No Indication Ricin Arrest Linked to Capitol Hill Incident

Posted April 13, 2004 at 2:01pm

FBI officials arrested on Friday a Washington state man suspected of producing ricin, but officials have not determined whether he is tied to the discovery of the toxin on Capitol Hill earlier this year.

Law-enforcement officers arrested Robert Alberg, 37, and charged him with one count of possession of a biological agent or toxin. He is scheduled to appear in U.S. District Court in Seattle on Thursday.

In a telephone interview Tuesday, FBI spokeswoman Robbie Burroughs said agents found ricin in Alberg’s Kirkland, Wash., apartment but it is not clear what he intended to do with the substance.

“He did have ricin as well as the precursor chemicals and ingredients to produce [ricin] in his apartment,” Burroughs said.

It is not clear, however, whether Alberg, who is autistic, had plans to use the ricin.

“There’s no indication at this point that he had used it, but that’s certainly something that’s still under investigation,” Burroughs said. Attorney David Bukey, who has been assigned to represent Alberg, did not return a telephone call seeking comment.

FBI investigators became suspicious of Alberg in November, Burroughs confirmed, when an employee at Sheffield Seed Co. in Locke, N.Y., reported the Washington man had ordered 5 pounds of castor seeds, a sizeable amount. Castor beans are the primary ingredient in ricin, a relatively simple substance to produce.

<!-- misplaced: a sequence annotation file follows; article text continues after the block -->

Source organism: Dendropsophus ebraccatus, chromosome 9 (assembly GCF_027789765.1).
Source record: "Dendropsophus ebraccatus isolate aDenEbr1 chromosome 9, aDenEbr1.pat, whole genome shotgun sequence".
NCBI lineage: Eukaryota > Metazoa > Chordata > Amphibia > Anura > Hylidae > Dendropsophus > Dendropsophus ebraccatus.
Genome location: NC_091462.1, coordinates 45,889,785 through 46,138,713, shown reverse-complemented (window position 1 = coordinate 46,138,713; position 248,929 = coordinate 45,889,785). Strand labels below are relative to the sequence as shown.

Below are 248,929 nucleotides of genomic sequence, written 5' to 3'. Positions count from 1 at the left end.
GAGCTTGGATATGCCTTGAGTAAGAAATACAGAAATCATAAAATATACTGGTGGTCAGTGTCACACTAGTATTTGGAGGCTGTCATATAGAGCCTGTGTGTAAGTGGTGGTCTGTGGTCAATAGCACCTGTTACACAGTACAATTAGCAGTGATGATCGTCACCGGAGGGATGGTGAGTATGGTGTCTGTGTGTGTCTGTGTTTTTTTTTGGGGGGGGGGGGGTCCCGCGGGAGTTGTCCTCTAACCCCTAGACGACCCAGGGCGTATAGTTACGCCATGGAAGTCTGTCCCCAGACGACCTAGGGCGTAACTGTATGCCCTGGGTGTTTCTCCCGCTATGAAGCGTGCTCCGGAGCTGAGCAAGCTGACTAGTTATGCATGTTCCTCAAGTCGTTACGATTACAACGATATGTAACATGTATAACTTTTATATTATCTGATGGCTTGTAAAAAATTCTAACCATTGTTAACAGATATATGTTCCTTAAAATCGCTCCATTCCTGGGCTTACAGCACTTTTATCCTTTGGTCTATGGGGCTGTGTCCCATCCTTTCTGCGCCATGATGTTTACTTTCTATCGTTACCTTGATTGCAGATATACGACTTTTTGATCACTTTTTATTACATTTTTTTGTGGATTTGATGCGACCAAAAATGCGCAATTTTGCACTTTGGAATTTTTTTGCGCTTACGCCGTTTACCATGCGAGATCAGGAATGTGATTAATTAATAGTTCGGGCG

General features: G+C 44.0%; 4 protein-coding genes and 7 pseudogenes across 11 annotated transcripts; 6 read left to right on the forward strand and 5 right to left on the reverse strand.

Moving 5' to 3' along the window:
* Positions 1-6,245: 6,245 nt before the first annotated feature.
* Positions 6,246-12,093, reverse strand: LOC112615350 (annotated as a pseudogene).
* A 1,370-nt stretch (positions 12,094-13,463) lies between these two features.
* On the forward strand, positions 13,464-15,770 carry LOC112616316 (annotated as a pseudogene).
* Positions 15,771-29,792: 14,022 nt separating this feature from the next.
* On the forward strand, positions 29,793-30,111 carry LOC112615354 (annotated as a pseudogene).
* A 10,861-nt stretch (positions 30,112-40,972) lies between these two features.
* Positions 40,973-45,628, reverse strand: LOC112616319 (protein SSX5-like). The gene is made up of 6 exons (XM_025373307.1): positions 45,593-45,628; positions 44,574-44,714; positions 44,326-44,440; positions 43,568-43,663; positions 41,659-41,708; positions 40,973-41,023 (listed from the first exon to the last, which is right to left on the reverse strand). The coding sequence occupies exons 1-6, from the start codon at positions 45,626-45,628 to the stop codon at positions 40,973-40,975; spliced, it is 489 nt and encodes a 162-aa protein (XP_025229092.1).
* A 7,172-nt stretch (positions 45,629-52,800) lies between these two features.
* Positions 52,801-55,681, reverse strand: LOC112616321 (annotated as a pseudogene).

In recent months, federal law-enforcement authorities have reported several ricin-related incidents, including two letters containing the toxin. Both letters — one addressed to the Transportation Department and another to the White House — were intercepted in late 2003 before being delivered.

In early February, ricin was discovered in the personal office of Senate Majority Leader Bill Frist (R-Tenn.), prompting the shutdown of all three Senate office buildings for several days. Investigators are still searching for a source of that ricin, after failing to find a “hot letter” or other item linked to the toxin in Frist’s office.

The FBI spokeswoman said Alberg is not currently believed to be connected to any of the incidents, including the Capitol Hill discovery.

“We don’t have specific information at this time that leads us to believe he was connected to it,” Burroughs said.

Similarly, a spokeswoman for the FBI’s D.C. field office said: “At this time I’ve not been given any information to indicate that this is connected with Senator Frist’s office.”

The FBI’s Seattle field office has jurisdiction over the case; however, if information links Alberg to the D.C.-area incidents, other offices may become involved, Burroughs said.